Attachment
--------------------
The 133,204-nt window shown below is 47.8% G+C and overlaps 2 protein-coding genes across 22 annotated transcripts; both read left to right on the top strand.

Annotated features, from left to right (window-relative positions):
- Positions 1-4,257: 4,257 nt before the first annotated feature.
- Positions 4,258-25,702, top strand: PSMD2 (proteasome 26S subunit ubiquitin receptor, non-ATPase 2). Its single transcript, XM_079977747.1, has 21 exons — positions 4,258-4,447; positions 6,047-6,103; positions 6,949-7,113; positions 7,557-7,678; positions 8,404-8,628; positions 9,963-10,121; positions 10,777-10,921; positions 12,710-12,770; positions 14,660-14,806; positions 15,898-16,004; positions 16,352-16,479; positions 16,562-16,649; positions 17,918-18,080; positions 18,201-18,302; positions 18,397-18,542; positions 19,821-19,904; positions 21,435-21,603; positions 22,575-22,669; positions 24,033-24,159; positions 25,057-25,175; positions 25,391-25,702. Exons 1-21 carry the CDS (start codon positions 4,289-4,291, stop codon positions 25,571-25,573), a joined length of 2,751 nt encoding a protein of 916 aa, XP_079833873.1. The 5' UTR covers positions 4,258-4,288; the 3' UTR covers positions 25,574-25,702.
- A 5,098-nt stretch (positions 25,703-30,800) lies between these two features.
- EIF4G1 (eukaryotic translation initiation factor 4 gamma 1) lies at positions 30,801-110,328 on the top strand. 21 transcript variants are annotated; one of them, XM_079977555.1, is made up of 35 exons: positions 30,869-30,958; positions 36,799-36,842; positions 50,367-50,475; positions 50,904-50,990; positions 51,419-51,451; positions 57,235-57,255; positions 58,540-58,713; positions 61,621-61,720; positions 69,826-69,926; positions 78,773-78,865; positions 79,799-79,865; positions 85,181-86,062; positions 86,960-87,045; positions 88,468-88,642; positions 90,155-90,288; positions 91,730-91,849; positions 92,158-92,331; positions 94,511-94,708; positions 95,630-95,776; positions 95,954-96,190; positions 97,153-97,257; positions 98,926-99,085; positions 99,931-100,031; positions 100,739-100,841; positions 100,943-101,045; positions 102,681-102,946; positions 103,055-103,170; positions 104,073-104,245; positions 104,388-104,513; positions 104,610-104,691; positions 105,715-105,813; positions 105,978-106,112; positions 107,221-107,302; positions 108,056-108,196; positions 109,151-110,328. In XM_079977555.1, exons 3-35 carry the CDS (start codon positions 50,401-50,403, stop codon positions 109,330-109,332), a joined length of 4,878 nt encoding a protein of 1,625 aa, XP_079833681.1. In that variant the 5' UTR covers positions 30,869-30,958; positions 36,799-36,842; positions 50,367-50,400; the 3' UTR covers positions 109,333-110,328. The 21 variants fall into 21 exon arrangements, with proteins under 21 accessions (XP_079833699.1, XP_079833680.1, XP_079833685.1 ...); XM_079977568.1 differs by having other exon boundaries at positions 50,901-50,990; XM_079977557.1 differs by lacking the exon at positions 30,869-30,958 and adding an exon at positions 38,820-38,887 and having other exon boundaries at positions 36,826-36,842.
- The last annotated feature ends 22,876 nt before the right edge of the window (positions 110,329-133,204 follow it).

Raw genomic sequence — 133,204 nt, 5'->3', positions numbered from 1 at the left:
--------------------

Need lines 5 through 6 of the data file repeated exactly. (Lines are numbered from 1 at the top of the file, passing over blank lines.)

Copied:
- A 5,098-nt stretch (positions 25,703-30,800) lies between these two features.
- EIF4G1 (eukaryotic translation initiation factor 4 gamma 1) lies at positions 30,801-110,328 on the top strand. 21 transcript variants are annotated; one of them, XM_079977555.1, is made up of 35 exons: positions 30,869-30,958; positions 36,799-36,842; positions 50,367-50,475; positions 50,904-50,990; positions 51,419-51,451; positions 57,235-57,255; positions 58,540-58,713; positions 61,621-61,720; positions 69,826-69,926; positions 78,773-78,865; positions 79,799-79,865; positions 85,181-86,062; positions 86,960-87,045; positions 88,468-88,642; positions 90,155-90,288; positions 91,730-91,849; positions 92,158-92,331; positions 94,511-94,708; positions 95,630-95,776; positions 95,954-96,190; positions 97,153-97,257; positions 98,926-99,085; positions 99,931-100,031; positions 100,739-100,841; positions 100,943-101,045; positions 102,681-102,946; positions 103,055-103,170; positions 104,073-104,245; positions 104,388-104,513; positions 104,610-104,691; positions 105,715-105,813; positions 105,978-106,112; positions 107,221-107,302; positions 108,056-108,196; positions 109,151-110,328. In XM_079977555.1, exons 3-35 carry the CDS (start codon positions 50,401-50,403, stop codon positions 109,330-109,332), a joined length of 4,878 nt encoding a protein of 1,625 aa, XP_079833681.1. In that variant the 5' UTR covers positions 30,869-30,958; positions 36,799-36,842; positions 50,367-50,400; the 3' UTR covers positions 109,333-110,328. The 21 variants fall into 21 exon arrangements, with proteins under 21 accessions (XP_079833699.1, XP_079833680.1, XP_079833685.1 ...); XM_079977568.1 differs by having other exon boundaries at positions 50,901-50,990; XM_079977557.1 differs by lacking the exon at positions 30,869-30,958 and adding an exon at positions 38,820-38,887 and having other exon boundaries at positions 36,826-36,842.